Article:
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Washington and its allies pursue their geopolitical interests under the pretext of humanitarian concerns, while apparently trying to prevent the destruction of the last terrorist enclave in Syria, said the Russian envoy to the UN.

The U.S. and its allies have done virtually nothing to contribute to the real peace process in Idlib, said Vassily Nebenzia, adding that the U.S., in particular, has not kept its promise to separate “moderate opposition” groups from terrorist organizations.

Created in Washington in January 2018, under the presidency of David Satterfield, the « little group » was tasked with relaunching the Rumsfeld-Cebrowski project for the destruction of State structures in the Middle East in general and Syria in particular. It initially included Saudi Arabia, the United States, France, Jordan and the United Kingdom (on the understanding that the Arab member states would not be destroyed in the short term).

The entity was secret at its inception but progressively became more public as Germany and Egypt joined. It seems to have become more reasonable and is now seeking an honorable exit from the crisis. It has made contact with the Astana group (Iran, Russia, and Turkey).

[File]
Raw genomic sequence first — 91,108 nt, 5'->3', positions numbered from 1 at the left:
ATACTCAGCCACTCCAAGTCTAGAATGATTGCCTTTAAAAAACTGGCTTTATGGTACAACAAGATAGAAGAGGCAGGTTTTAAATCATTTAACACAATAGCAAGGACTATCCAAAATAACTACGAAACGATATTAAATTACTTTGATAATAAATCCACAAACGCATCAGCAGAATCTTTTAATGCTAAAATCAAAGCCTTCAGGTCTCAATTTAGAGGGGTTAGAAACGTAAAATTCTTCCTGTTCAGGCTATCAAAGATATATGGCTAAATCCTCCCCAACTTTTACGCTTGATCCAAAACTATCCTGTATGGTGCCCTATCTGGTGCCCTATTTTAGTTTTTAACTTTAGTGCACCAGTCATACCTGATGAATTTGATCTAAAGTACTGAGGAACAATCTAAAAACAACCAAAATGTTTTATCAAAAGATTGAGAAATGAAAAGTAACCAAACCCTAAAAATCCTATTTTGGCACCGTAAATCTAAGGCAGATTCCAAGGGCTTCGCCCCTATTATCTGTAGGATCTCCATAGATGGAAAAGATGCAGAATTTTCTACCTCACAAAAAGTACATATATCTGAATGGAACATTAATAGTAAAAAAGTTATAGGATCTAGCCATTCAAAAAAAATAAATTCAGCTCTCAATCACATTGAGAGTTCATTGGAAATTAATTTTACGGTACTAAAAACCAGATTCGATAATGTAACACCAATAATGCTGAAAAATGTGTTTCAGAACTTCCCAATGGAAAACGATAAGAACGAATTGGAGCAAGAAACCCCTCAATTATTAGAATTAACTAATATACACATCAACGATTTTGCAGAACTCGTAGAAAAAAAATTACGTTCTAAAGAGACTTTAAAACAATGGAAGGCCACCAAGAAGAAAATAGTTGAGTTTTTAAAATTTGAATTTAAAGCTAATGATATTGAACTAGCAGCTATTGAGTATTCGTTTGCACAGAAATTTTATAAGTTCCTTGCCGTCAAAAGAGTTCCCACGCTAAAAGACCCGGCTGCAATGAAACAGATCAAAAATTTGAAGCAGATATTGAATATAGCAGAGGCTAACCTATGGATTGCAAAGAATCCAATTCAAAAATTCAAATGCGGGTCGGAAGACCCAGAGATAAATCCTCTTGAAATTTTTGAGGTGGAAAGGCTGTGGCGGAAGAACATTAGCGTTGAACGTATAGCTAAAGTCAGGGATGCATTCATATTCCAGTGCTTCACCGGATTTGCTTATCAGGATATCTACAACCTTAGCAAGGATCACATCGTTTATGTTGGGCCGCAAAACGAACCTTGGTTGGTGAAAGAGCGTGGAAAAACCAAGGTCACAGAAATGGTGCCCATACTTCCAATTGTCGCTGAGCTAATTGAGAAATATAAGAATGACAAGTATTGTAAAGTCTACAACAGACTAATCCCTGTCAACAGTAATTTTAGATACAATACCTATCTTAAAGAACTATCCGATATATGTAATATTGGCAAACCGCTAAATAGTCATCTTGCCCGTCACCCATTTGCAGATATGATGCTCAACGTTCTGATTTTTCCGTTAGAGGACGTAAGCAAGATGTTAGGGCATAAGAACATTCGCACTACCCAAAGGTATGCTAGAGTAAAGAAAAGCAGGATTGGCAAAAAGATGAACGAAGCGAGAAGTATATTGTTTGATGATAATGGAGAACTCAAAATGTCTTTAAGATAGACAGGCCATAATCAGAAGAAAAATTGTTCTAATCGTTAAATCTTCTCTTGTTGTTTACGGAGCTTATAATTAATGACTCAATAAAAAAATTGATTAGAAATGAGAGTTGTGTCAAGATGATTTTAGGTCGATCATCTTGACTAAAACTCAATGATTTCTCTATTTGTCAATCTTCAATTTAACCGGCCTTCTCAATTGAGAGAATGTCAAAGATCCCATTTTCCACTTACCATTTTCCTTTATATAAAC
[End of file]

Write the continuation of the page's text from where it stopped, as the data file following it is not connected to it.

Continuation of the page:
And yet the United Kingdom relaunched the project against Syria by preparing a false flag operation in the Idlib province. For this purpose, specialists were sent to the area, and chemical weapons were moved to the governorate of Idlib. The White Helmets abducted 44 children, whom MI6 planned to sacrifice and blame their murder on a chemical attack by the Syrian Arab Army against the « rebels ».

MI6 organized the dissemination of this fake news in advance via the false witness testimony of a small child, Hala. They created a Twitter account in her name on 29 July, and about thirty media immediately joined up, waiting for the signal (operation « Eyes on Idlib »). Among them are the BBC, Radio Free Europe/Radio Liberty, BuzzFeed, and The Huffington Post  – these are media which knowingly participate in British war propaganda. The preliminary propaganda operation preparing the false flag of a gas attack appears in parallel with an info operation relaunching the Skripal case, according to a script well known from the past, suggesting Russia were involved in chemical attacks.

While the responsibility of British Prime Minister Theresa May is clearly established concerning the actions of MI6, we do not know who ordered the US military deployment.

Always paddling in the wake of London, French President Emmanuel Macron has already put forward the idea of relaunching the war, speaking before a meeting of his ambassadors in Paris. Thus, with contempt for the Syrian People, who had democratically elected their President, he proposed to choose in their place – « Let us respect the sovereignty of Syria, but let us truly respect it, by allowing the people to express themselves and to incarnate this sovereignty », he declared.